An anonymous reader writes: The Register is having a story called 'Vista encryption 'no threat' to computer forensics'. What kind of measures does one need to take to make sure *no one but yourself* has access to your data?
Is Bitlocker just good enough (keeping out your kid sister) or does it miss the whole purpose of the encryption entirely?
Frustrated developer writes: "In a hurry to get Vista released it looks like the developers forgot to search the system folders while looking for device drivers. As a result many Vista users are left with USB mass storage devices, cameras etc. that used to work perfectly on Win XP but Vista cannot find any drivers for them. The drivers are all there of course, you just need to explicitly tell Vista to look in the damn windows\system32 folder!!
From http://www.annoyances.org/exec/forum/winvista/1169 058238"
hrensgory writes: "It's clear that the DRM is more a plague than a solution. However, illegal copying of digital content is also a real problem. Other day I was thinking about if there are some ways of decreasing initiative of illegal sharing, without hindering any legal use of digital content. As result, I've put some of my thought in this blog post: http://www.harper.no/valery/PermaLink,guid,55481ae 6-1850-46e4-a9cb-8a72e6ea4ecf.aspx. May be it is a naïve or stupid idea... but I just thought that it could also be something interesting in there."
extremecs writes: "I've known about, written about and even participated in the Ubuntu Studio project (in a limited capacity) in the past but had pretty much given it up as a project with good ideas but still a long way from any sort of maturity or release as a "distro" in it's own right... until I crossed a link on digg.com quite recently. It seems that the project has found new momentum with new leadership and I thought I would take a closer look for myself.
After hanging around in the project's IRC channel for a bit I got to chat with "_MMA_", short for "MetalMusicAddict" (his handle on the ubuntu forums), who it turns out is Ubuntu Studio's Project Manager! Traffic in the IRC was quite high as Slashdot and and Boing Boing also decided to carry the story as well but I did get Cory Kontros, also known as _MMA_, to take a bit of time with me for a quick interview on the status of this upcoming project:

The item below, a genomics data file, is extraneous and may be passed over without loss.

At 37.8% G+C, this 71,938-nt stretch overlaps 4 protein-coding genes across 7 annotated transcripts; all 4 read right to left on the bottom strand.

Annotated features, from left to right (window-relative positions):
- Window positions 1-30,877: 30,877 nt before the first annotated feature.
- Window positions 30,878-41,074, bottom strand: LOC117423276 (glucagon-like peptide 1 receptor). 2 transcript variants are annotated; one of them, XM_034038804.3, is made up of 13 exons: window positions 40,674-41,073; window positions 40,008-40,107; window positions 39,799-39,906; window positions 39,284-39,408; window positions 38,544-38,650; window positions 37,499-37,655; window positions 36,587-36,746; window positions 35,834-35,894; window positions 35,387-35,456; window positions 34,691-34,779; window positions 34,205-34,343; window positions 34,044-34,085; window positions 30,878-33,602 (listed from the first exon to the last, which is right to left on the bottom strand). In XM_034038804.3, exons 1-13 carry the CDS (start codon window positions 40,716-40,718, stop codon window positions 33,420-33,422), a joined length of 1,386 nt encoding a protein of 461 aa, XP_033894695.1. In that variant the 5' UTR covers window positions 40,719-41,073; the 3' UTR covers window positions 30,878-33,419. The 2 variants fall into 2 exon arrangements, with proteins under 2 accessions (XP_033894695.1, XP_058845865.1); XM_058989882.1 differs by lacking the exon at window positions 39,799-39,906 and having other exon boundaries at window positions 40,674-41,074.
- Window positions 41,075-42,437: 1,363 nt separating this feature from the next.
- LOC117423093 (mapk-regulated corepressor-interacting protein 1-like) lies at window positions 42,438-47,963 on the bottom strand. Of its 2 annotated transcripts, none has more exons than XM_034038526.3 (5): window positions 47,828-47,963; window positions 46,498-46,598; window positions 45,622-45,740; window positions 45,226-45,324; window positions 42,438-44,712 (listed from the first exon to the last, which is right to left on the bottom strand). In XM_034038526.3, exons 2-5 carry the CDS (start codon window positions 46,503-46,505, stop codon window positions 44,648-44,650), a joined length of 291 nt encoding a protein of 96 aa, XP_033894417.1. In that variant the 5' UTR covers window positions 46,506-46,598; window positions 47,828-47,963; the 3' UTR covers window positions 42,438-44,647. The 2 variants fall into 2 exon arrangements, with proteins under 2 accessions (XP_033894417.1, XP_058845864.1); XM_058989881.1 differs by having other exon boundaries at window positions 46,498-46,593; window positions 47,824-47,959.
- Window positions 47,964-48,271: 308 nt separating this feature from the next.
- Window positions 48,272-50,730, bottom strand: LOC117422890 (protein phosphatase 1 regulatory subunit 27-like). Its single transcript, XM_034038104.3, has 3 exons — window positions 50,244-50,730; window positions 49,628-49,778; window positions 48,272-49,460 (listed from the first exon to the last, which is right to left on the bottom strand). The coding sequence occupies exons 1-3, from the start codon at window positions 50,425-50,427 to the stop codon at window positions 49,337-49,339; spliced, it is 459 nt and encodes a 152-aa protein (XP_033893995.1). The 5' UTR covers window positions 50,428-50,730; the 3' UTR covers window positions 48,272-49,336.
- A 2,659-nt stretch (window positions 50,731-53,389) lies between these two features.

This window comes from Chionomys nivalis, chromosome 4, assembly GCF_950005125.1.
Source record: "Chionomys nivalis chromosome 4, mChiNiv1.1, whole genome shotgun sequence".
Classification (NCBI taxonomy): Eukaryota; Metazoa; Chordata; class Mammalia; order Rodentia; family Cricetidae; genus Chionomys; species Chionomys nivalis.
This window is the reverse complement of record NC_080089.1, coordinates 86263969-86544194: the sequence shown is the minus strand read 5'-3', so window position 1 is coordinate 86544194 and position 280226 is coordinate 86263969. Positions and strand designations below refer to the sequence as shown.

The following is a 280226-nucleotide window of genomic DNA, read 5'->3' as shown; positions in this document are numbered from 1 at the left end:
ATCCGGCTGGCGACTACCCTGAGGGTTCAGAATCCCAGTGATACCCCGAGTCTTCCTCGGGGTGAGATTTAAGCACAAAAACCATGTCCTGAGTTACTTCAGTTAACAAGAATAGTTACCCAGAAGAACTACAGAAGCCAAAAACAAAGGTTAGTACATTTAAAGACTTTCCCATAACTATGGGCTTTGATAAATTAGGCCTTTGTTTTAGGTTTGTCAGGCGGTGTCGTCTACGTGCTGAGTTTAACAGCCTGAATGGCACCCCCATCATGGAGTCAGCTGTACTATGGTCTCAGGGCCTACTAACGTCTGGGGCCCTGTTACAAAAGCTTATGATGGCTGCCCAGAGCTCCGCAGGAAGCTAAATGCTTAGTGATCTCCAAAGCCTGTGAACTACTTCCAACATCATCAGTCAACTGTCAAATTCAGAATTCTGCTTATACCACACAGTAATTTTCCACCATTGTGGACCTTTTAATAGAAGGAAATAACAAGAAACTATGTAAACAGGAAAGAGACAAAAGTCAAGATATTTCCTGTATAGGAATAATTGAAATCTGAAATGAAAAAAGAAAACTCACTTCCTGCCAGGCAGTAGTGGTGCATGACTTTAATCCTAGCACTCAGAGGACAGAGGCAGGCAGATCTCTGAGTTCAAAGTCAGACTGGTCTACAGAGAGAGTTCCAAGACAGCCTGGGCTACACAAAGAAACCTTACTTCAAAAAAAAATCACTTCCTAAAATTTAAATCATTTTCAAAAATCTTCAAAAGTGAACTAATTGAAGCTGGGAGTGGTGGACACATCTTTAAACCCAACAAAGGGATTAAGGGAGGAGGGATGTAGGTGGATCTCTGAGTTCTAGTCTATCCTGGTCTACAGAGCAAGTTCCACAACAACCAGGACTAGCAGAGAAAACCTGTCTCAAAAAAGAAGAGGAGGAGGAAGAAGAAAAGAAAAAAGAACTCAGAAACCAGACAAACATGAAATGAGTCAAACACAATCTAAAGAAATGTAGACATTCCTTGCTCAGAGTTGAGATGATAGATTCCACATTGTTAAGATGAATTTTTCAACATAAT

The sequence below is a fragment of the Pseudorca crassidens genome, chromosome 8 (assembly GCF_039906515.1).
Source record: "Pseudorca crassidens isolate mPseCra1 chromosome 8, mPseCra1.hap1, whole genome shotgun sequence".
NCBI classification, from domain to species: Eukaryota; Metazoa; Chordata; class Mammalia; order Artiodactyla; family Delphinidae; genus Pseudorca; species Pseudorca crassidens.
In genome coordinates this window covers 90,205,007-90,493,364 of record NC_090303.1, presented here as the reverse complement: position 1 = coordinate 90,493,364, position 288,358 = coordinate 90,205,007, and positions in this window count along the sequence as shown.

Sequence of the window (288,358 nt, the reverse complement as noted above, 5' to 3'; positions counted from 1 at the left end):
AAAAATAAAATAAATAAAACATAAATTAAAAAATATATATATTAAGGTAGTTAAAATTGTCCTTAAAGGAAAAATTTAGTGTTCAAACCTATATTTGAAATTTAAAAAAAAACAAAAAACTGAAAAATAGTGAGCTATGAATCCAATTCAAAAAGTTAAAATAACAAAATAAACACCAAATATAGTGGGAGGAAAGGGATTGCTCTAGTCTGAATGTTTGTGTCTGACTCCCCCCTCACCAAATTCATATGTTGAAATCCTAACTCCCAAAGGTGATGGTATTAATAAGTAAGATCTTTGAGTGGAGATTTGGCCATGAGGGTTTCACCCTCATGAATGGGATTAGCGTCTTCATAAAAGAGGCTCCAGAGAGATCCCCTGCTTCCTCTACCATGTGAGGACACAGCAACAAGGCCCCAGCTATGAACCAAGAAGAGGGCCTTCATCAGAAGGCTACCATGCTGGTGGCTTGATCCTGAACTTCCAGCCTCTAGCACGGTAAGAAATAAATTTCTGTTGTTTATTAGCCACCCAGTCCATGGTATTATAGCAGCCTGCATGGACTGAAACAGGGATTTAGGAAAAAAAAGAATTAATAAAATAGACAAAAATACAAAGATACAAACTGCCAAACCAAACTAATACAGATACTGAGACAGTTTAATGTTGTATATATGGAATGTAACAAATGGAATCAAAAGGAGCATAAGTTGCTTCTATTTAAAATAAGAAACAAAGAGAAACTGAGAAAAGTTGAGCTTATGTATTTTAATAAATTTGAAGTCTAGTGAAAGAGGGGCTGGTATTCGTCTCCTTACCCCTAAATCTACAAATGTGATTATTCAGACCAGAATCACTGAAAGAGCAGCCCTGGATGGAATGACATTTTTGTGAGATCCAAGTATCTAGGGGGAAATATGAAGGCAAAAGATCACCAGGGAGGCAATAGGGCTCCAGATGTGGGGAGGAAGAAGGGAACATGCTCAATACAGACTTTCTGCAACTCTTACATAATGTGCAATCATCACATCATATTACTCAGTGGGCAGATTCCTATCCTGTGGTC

firemoose writes: A 7th grade health class teacher has been transferred to administrative duties and may be fired for having his students draw male genitalia on a chalk board in class. The district superintendent took action after receiving complaints from parents. He has labeled the teacher's actions as "insensitive" and inappropriate for the mixed-sex students of the 7th grade class. The article quotes a parent and a teacher who believe that the school board may be overreacting, but is only able to cite a 4th grade student who found the idea of genitalia in class offensive.
Juha-Matti Laurio writes: "A five-nation tax enforcement cartel has been quietly cracking down on suspected internet tax cheats, using a sophisticated web crawling program to monitor transactions on auction sites, and track operators of online shops, poker and porn sites. Countries including Austria, Denmark, Great Britain, Canada and The Netherlands have started the project 'Xenon' with the assistance of Amsterdam-based data mining company. Technology used since 2004 uses so-called slow search to prevent the crawler from creating excessive traffic on a website, or drawing attention in the sites' server logs, reports Wired News."
malbrech writes: "Multi-touch, the wonder piece of Apple's iPhone may have a much larger future. An article in fatscompany.com describes how the genious behind Multi-touch, Jeff Han, developed the technology for large screens and gives a glimpse into the amazing potential born by the touch paradigm. There is also a fantastic video showing the use of multi-touch in various applications. Yes, reminiscences of AI become alive."
Jason McMaster writes: "Giga Gamez sat down and talked with Developer Brad Wardell (who made Galactic Civilizations I and II as well as a lot of Windows tools) about gaming in Windows Vista. Wardell discusses the Games for Windows Program, DirectX 10 and the Games Explorer.
"When you get Windows Vista you're going to need to update your video drivers right away. If you're a gamer, there's no question about it. It's not a matter of "I'll get around to it." No, if you plan to game you'll have to update immediately. If you don't then your games are GOING to crash.""
Tapd260 writes: There are a lot of comments on this website that say DRM is bad. Don't get me wrong, I support free software and oppose Microsoft's monopoly, but if the music industry wants to protect their copyrights, why shouldn't they? You can still play the music; isn't that the very reason to buy a CD?
deadmantyping writes: The first modchip for the Wii, dubbed "WiiNinja", allowing the playing of backups has been announced. This comes shortly after the announcement of a method to backup Wii games. Photos of the modchip and videos of it in action were also made available by the developers. Installation requires dismantling the Wii (of course) and soldering 5 wires to the Wii's motherboard. The WiiNinja modchip will be available soon for purchase according to the developers.
derrida writes: "The OSDL's Desktop Linux Working Group has published its first
year-end report [www.desktoplinux.com]on the state of the overall desktop Linux ecosystem. The report provides insight into the year's key accomplishments in terms of functionality, standards, applications, distributions, market penetration, and more. Of great interest is the Market Growth part. Copying from there: "Most observers believe that much of the growth will take place outside of the United States.""